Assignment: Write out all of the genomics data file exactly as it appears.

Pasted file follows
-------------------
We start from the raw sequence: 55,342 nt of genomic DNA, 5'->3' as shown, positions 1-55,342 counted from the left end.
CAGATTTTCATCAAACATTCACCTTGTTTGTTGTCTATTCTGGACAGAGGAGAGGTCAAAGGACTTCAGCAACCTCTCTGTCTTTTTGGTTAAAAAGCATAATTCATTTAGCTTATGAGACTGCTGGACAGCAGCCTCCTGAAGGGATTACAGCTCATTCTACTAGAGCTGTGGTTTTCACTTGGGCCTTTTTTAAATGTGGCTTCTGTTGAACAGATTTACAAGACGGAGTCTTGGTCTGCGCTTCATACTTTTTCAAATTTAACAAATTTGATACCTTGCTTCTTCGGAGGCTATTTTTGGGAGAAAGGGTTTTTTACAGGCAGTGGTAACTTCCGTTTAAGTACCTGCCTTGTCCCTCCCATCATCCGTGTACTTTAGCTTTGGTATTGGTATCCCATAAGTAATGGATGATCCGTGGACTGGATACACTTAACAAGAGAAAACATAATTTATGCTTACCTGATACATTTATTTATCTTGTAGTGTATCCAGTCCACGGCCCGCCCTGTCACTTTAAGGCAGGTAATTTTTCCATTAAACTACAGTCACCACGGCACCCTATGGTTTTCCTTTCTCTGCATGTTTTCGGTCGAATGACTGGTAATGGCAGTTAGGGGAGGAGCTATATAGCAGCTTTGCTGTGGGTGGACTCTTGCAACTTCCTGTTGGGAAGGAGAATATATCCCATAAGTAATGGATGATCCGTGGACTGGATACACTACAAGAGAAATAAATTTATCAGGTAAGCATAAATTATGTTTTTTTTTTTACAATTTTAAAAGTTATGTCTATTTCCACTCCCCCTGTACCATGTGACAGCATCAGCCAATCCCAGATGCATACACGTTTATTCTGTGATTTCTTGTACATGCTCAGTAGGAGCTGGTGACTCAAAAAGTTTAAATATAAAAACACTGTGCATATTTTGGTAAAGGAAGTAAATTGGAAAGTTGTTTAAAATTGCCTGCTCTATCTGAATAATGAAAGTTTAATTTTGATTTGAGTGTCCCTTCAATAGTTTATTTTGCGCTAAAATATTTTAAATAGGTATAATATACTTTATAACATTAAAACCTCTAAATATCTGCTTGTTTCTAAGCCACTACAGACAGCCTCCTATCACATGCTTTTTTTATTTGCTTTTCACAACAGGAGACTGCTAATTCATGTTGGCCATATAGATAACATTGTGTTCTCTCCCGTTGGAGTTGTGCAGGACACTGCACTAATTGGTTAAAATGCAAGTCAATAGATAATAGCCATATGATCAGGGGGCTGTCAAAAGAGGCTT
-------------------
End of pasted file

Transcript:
We start from the raw sequence: 55,342 nt of genomic DNA, 5'->3' as shown, positions 1-55,342 counted from the left end.
CAGATTTTCATCAAACATTCACCTTGTTTGTTGTCTATTCTGGACAGAGGAGAGGTCAAAGGACTTCAGCAACCTCTCTGTCTTTTTGGTTAAAAAGCATAATTCATTTAGCTTATGAGACTGCTGGACAGCAGCCTCCTGAAGGGATTACAGCTCATTCTACTAGAGCTGTGGTTTTCACTTGGGCCTTTTTTAAATGTGGCTTCTGTTGAACAGATTTACAAGACGGAGTCTTGGTCTGCGCTTCATACTTTTTCAAATTTAACAAATTTGATACCTTGCTTCTTCGGAGGCTATTTTTGGGAGAAAGGGTTTTTTACAGGCAGTGGTAACTTCCGTTTAAGTACCTGCCTTGTCCCTCCCATCATCCGTGTACTTTAGCTTTGGTATTGGTATCCCATAAGTAATGGATGATCCGTGGACTGGATACACTTAACAAGAGAAAACATAATTTATGCTTACCTGATACATTTATTTATCTTGTAGTGTATCCAGTCCACGGCCCGCCCTGTCACTTTAAGGCAGGTAATTTTTCCATTAAACTACAGTCACCACGGCACCCTATGGTTTTCCTTTCTCTGCATGTTTTCGGTCGAATGACTGGTAATGGCAGTTAGGGGAGGAGCTATATAGCAGCTTTGCTGTGGGTGGACTCTTGCAACTTCCTGTTGGGAAGGAGAATATATCCCATAAGTAATGGATGATCCGTGGACTGGATACACTACAAGAGAAATAAATTTATCAGGTAAGCATAAATTATGTTTTTTTTTTTACAATTTTAAAAGTTATGTCTATTTCCACTCCCCCTGTACCATGTGACAGCATCAGCCAATCCCAGATGCATACACGTTTATTCTGTGATTTCTTGTACATGCTCAGTAGGAGCTGGTGACTCAAAAAGTTTAAATATAAAAACACTGTGCATATTTTGGTAAAGGAAGTAAATTGGAAAGTTGTTTAAAATTGCCTGCTCTATCTGAATAATGAAAGTTTAATTTTGATTTGAGTGTCCCTTCAATAGTTTATTTTGCGCTAAAATATTTTAAATAGGTATAATATACTTTATAACATTAAAACCTCTAAATATCTGCTTGTTTCTAAGCCACTACAGACAGCCTCCTATCACATGCTTTTTTTATTTGCTTTTCACAACAGGAGACTGCTAATTCATGTTGGCCATATAGATAACATTGTGTTCTCTCCCGTTGGAGTTGTGCAGGACACTGCACTAATTGGTTAAAATGCAAGTCAATAGATAATAGCCATATGATCAGGGGGCTGTCAAAAGAGGCTT